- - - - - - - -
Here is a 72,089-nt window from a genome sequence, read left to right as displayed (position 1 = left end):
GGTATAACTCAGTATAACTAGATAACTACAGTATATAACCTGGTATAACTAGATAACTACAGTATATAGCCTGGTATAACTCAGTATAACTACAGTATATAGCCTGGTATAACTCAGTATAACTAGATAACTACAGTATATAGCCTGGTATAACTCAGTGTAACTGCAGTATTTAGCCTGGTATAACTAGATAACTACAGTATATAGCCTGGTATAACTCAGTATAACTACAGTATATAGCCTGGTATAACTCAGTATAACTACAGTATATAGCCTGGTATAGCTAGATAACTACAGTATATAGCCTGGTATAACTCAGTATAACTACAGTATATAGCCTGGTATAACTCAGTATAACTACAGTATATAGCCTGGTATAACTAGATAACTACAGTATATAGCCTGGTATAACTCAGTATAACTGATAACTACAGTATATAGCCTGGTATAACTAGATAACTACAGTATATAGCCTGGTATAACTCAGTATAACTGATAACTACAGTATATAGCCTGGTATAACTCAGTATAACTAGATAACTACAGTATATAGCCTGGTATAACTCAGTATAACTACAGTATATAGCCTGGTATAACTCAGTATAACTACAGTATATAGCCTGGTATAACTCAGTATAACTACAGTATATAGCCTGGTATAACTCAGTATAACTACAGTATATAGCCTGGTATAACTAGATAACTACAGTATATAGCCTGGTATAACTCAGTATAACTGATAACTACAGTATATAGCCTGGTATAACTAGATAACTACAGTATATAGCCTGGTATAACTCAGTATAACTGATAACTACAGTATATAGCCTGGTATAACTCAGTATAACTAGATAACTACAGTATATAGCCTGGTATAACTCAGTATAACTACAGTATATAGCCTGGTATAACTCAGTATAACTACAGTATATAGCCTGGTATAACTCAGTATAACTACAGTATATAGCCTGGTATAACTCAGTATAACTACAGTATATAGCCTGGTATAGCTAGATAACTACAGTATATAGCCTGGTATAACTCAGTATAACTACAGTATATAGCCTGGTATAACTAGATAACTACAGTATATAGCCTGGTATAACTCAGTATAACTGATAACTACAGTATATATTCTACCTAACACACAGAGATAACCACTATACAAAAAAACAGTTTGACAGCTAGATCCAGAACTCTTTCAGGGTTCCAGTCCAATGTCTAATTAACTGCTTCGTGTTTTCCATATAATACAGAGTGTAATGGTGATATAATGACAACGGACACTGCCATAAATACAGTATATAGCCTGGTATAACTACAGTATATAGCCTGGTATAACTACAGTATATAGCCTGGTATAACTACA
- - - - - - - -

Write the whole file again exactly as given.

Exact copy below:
Here is a 72,089-nt window from a genome sequence, read left to right as displayed (position 1 = left end):
GGTATAACTCAGTATAACTAGATAACTACAGTATATAACCTGGTATAACTAGATAACTACAGTATATAGCCTGGTATAACTCAGTATAACTACAGTATATAGCCTGGTATAACTCAGTATAACTAGATAACTACAGTATATAGCCTGGTATAACTCAGTGTAACTGCAGTATTTAGCCTGGTATAACTAGATAACTACAGTATATAGCCTGGTATAACTCAGTATAACTACAGTATATAGCCTGGTATAACTCAGTATAACTACAGTATATAGCCTGGTATAGCTAGATAACTACAGTATATAGCCTGGTATAACTCAGTATAACTACAGTATATAGCCTGGTATAACTCAGTATAACTACAGTATATAGCCTGGTATAACTAGATAACTACAGTATATAGCCTGGTATAACTCAGTATAACTGATAACTACAGTATATAGCCTGGTATAACTAGATAACTACAGTATATAGCCTGGTATAACTCAGTATAACTGATAACTACAGTATATAGCCTGGTATAACTCAGTATAACTAGATAACTACAGTATATAGCCTGGTATAACTCAGTATAACTACAGTATATAGCCTGGTATAACTCAGTATAACTACAGTATATAGCCTGGTATAACTCAGTATAACTACAGTATATAGCCTGGTATAACTCAGTATAACTACAGTATATAGCCTGGTATAACTAGATAACTACAGTATATAGCCTGGTATAACTCAGTATAACTGATAACTACAGTATATAGCCTGGTATAACTAGATAACTACAGTATATAGCCTGGTATAACTCAGTATAACTGATAACTACAGTATATAGCCTGGTATAACTCAGTATAACTAGATAACTACAGTATATAGCCTGGTATAACTCAGTATAACTACAGTATATAGCCTGGTATAACTCAGTATAACTACAGTATATAGCCTGGTATAACTCAGTATAACTACAGTATATAGCCTGGTATAACTCAGTATAACTACAGTATATAGCCTGGTATAGCTAGATAACTACAGTATATAGCCTGGTATAACTCAGTATAACTACAGTATATAGCCTGGTATAACTAGATAACTACAGTATATAGCCTGGTATAACTCAGTATAACTGATAACTACAGTATATATTCTACCTAACACACAGAGATAACCACTATACAAAAAAACAGTTTGACAGCTAGATCCAGAACTCTTTCAGGGTTCCAGTCCAATGTCTAATTAACTGCTTCGTGTTTTCCATATAATACAGAGTGTAATGGTGATATAATGACAACGGACACTGCCATAAATACAGTATATAGCCTGGTATAACTACAGTATATAGCCTGGTATAACTACAGTATATAGCCTGGTATAACTACA